Jim Crace won the world’s richest literary prize this year - the International IMPAC Dublin Literary Award – for this novel.
The novel is set in an unnamed English village sometime before the Industrial Revolution. The village is small and isolated but self-sufficient. One day strangers arrive: three are a family which has been dispossessed by enclosure and seeks to make a new home, but they are soon charged with arson though there is no proof they are guilty. The other newcomer is Jordan Edmund, the new lord of the manor, who has decided that subsistence agriculture will be replaced by the raising of sheep and the production of wool; with him, he brings some men to act as enforcers. The scapegoating of the trio by the villagers has unforeseen consequences; they inadvertently set in motion a series of events which help Master Jordan to initiate his plan for the remote, agrarian community. Within seven days, the “commonwealth of habit, custom, and routine” is supplanted so everything can be “weighed and sized for selling.”
The book details the unraveling of a traditional way of life in the face of economic progress: “the village as we know it and our employments are to be surrendered to the yellow teeth of three thousand sheep” in the name of “Profit, Progress, Enterprise” so “a village of Enough . . . will be a settlement of More.” Master Jordan downplays the fact that the villagers “’will sadly need to make economies’” but it soon becomes clear that the villagers will be unsettled since there will not be sufficient work for them once the common fields are enclosed and dedicated to sheep pasturage.
Crace’s decision to leave the village unnamed (though the surnames of the villagers suggest it is in England) and the time period vague was deliberate. The fate of this one village mirrors events in many parts of the world. The physical and emotional displacement of people has happened repeatedly over the centuries and continues even in the present with globalization. The fable-like timelessness emphasizes that this is a parable for all peoples in all times.
The narrator is Walter Thirsk, a relative newcomer to the village. He has lived there for twelve years but is to some extent still viewed as an outsider. What is interesting is that he is not present for many of the major events so his narration is second-hand; he gets information from others or speculates as to what might have happened: “I already understand enough . . . to suppose how [events] might have advanced.” He is also very passive, always meaning to do something but not taking action or doing so too late; he is described as “a cautious man . . . a civil owl, too quick to hoot, too scared to show [his] talons to the world.” He seems to represent the people of the world who use distance from events as an excuse for inaction and who don’t act for fear of reprisal.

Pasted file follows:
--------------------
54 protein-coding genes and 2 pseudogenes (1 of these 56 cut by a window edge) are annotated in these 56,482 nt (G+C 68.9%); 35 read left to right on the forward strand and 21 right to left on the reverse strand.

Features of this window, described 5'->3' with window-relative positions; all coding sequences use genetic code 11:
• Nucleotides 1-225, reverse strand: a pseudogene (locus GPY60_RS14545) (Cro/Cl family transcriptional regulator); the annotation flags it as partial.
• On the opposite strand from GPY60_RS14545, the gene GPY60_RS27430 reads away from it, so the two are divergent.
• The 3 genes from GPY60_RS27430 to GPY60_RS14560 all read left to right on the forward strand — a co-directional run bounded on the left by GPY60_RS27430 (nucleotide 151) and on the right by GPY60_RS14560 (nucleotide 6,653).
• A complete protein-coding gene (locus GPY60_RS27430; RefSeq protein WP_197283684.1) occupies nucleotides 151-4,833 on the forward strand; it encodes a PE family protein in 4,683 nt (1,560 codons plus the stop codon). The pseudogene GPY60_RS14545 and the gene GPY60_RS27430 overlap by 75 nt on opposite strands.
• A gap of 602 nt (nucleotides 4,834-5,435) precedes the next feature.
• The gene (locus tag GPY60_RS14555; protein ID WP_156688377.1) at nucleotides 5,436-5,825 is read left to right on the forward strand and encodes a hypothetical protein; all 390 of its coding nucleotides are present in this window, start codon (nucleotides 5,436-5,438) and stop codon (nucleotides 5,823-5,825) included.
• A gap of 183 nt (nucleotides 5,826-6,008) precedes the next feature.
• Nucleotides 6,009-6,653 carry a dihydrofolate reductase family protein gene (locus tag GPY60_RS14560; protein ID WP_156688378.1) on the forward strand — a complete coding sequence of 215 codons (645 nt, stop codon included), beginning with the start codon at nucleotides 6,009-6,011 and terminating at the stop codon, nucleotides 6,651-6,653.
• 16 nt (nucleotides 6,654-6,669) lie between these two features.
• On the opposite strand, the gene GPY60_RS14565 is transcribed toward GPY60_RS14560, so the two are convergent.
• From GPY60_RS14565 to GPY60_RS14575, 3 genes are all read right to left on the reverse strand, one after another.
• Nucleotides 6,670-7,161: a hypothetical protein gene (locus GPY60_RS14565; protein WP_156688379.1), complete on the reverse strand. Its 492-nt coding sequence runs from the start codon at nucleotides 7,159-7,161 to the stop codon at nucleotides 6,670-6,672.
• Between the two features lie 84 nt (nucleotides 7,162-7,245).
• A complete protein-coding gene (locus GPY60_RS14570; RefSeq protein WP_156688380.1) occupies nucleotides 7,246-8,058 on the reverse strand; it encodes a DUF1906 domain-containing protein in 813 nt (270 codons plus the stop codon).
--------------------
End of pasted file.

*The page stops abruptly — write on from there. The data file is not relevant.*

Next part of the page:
The novel offers a close-up of rural life. The routines and customs of village life are detailed; in the first paragraph, there is reference to “the custom and the law.” There is definitely an appeal to the senses in many of the descriptions of nature: “The bread-and-biscuit smell of rotting wood. The piss-and-honey tang of apple trees”; “two woven cloths, one lemon-yellow, one apple-green”; and “a patterned canopy of trees, line on line, the orchard’s melancholy solitude, the jewelry of leaves . . . the russet, apple-dotted grass, the saltire of two crossing paths worn smooth by centuries of feet.”
Though the passing of a way of life is mourned, the author does not idealize the villagers. They are very close-minded, almost xenophobic: “They are too rooted in their soil, too planched and thicketed, to be at ease with newcomers” and “And it makes sense in such a distant place as this, where there is little wealth and all our labors are spent on putting a single meal in front of us each day, to be protective of our modest world and fearful for our skinny lives.” So newcomers are soon blamed for a crime of which they are, almost certainly, innocent. Mob mentality surfaces; the narrator says, “The village is aflame, but not with fire.” As mob mentality rules, the narrator realizes that he, because he is not native-born, is not safe: “these are also dangerous times for me.” Their world is not an ideal one, but it seems to be better than the one offered by Master Jordan, a “pattern of living . . . which would assure a profit for those - he means himself - who have ‘the foresight.’”
This is not a hopeful book. It is full of warnings: “I could sense the thunder and the lightning closing in on us. A mighty storm of reckoning was on its way.” The way in which the villagers treat the outsiders who were displaced suggests how they themselves will be treated when they have to venture out into the larger world. At the end, the narrator offers a summary of what has happened: “Today, I’m seeing Privilege, in its high hat. Then comes Suffering: the Guilty and the Innocent, including beasts. Then Malice follows, wielding its great stick. And, afterward, invisibly, Despair is riding its lame horse.”
This book is a morality tale, Biblical in tone, warning of the consequences of letting private interests take control of resources once the responsibility of everyone and shared by all. It is a book worth reading and perhaps even re-reading.